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Is it possible to store any kind of data in Cloud providers, even in those that present data upload restrictions (i.e., Software-as-a-Service applications just accepting images, audio, text, video, etc.)? The paper entitled Bypassing Cloud Providers' Data Validation to Store Arbitrary Data shows that this is not only possible, but that ill-defined data validation rules of Software-as-a-Service applications also bring negative impacts to security, accounting, and charging.
By developing specific encoders which inject data inside well-known file formats (e.g., JPG, PNG, MP3, text, etc), and consequently bypassing the data validation process, the paper's results highlight that Cloud providers become not fully aware of what they store in their own servers, raising legal implications if malicious users would persist and share illegal content. In the scope of accounting and charging impacts, one of the analyzed Cloud providers showed that using the developed data encoders it was possible to store 180 GByte of arbitrary data in a free account which was supposed to store only 105 MByte of audio data.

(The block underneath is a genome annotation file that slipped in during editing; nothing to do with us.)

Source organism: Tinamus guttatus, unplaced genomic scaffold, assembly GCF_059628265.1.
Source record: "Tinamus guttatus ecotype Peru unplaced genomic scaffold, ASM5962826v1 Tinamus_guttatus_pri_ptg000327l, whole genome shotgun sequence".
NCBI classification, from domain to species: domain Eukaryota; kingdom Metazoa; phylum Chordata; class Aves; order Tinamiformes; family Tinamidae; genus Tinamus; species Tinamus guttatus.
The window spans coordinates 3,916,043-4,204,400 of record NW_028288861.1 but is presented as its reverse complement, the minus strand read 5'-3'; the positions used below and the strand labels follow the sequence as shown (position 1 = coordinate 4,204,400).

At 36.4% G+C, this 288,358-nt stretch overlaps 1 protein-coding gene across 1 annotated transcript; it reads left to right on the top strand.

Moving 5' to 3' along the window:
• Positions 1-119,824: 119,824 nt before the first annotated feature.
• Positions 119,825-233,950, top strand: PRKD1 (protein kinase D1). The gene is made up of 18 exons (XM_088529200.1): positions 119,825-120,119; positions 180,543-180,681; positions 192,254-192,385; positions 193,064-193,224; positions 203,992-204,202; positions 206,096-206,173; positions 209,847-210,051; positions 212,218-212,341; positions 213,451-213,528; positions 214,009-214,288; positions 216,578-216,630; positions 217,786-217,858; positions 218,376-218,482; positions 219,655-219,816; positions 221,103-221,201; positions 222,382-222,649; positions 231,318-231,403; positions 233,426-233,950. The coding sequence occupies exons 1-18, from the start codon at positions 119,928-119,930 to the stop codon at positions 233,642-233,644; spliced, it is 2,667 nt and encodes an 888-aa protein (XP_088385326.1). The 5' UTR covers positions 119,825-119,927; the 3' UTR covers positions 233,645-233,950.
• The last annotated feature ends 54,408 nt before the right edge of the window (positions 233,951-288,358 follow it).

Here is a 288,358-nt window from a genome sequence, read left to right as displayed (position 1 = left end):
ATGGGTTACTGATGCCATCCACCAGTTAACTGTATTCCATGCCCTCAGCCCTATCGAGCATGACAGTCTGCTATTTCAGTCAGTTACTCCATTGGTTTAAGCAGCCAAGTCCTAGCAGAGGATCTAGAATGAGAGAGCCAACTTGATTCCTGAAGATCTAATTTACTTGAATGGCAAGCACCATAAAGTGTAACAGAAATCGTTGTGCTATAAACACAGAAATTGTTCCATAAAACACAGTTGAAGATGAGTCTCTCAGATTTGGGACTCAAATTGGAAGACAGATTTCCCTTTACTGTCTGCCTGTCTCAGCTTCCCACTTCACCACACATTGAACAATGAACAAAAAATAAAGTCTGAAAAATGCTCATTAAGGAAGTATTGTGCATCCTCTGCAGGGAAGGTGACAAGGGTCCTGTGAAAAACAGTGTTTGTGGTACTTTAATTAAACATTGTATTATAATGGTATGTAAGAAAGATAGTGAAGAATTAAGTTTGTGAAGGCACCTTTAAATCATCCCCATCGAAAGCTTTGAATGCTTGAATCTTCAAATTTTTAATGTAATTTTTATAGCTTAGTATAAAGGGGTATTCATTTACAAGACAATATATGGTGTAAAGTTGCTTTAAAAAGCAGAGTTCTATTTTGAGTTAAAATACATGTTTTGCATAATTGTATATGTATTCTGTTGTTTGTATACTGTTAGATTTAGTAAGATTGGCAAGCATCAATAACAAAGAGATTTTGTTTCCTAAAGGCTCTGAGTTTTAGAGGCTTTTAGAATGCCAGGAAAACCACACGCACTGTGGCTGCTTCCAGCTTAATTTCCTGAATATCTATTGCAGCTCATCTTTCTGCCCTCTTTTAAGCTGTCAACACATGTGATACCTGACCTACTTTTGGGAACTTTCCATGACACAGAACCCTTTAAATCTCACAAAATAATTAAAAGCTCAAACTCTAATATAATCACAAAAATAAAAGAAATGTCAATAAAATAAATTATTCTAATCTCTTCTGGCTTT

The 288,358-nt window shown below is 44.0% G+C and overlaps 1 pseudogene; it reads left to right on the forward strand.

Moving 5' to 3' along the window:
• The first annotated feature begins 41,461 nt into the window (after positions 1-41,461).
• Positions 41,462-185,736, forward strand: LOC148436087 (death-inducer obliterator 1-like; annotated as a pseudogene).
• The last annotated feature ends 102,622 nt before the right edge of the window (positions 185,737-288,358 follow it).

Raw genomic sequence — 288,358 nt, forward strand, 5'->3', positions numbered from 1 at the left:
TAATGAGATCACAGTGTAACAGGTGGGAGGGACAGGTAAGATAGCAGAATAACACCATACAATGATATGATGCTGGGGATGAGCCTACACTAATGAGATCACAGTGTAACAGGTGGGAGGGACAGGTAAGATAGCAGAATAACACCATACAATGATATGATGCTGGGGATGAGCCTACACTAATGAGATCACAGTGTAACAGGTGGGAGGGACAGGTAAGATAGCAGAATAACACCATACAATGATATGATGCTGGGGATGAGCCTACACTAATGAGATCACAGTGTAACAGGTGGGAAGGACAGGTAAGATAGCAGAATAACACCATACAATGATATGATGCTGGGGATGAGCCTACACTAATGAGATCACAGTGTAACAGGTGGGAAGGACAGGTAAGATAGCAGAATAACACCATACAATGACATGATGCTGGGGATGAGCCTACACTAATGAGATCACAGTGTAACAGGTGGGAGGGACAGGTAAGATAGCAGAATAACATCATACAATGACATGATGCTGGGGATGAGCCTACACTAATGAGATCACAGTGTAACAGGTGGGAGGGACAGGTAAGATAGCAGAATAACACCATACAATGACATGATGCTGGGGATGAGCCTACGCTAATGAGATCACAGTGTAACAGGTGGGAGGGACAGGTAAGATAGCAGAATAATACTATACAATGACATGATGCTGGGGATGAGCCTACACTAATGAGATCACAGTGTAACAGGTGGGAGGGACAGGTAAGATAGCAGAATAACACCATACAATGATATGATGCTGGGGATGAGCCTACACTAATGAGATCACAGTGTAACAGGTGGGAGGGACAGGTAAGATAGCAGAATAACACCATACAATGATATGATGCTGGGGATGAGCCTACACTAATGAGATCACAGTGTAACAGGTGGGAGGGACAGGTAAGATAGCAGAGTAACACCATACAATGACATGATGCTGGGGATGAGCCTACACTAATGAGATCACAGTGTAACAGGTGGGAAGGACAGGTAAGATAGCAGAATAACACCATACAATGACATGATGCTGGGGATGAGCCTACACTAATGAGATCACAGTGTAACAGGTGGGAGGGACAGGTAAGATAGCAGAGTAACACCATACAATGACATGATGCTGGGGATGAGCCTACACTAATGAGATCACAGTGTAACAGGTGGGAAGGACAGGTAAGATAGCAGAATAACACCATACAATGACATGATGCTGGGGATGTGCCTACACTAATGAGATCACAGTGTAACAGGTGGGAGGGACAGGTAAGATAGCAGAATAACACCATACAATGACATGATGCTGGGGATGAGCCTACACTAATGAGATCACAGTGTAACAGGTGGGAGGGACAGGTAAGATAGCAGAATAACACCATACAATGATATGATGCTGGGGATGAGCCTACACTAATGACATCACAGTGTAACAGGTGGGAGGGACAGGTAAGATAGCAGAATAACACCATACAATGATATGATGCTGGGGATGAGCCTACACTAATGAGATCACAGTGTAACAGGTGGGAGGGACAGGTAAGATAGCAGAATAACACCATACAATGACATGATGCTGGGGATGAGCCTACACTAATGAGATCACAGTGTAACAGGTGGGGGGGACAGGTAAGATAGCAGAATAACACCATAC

The PiCsMu system explores the weak data validation of Cloud providers in order to (1) aggregate multiple Cloud providers' storage despite of the accepted data type, (2) provide enhanced privacy (encrypting and hiding data in multiple Clouds), and (3) enable a file sharing network relying on Cloud providers' storage instead of end users' storage. A demo of the PiCsMu system will be presented at NOMS 2014 conference.
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